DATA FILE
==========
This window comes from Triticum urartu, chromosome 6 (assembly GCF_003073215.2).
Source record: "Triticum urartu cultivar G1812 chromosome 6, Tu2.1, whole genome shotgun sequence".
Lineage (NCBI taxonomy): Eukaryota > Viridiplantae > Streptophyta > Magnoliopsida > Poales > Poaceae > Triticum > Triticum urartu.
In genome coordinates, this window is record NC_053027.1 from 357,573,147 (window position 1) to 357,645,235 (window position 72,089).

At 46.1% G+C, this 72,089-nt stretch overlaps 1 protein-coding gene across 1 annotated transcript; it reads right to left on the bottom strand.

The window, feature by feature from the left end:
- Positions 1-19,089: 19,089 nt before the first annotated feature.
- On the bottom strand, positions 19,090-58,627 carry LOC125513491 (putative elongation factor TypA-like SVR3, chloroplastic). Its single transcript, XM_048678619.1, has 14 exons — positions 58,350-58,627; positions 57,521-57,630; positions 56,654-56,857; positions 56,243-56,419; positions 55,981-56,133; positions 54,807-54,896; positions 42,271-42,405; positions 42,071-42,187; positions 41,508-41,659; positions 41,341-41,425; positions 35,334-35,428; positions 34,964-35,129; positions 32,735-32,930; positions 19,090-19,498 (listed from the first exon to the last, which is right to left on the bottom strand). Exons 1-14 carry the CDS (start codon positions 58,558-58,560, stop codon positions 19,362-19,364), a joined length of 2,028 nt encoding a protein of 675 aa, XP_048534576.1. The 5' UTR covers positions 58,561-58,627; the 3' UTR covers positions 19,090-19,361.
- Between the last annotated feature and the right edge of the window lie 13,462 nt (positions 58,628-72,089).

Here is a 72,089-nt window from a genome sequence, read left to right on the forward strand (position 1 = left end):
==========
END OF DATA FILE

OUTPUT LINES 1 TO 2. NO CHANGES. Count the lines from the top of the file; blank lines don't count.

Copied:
This window comes from Triticum urartu, chromosome 6 (assembly GCF_003073215.2).
Source record: "Triticum urartu cultivar G1812 chromosome 6, Tu2.1, whole genome shotgun sequence".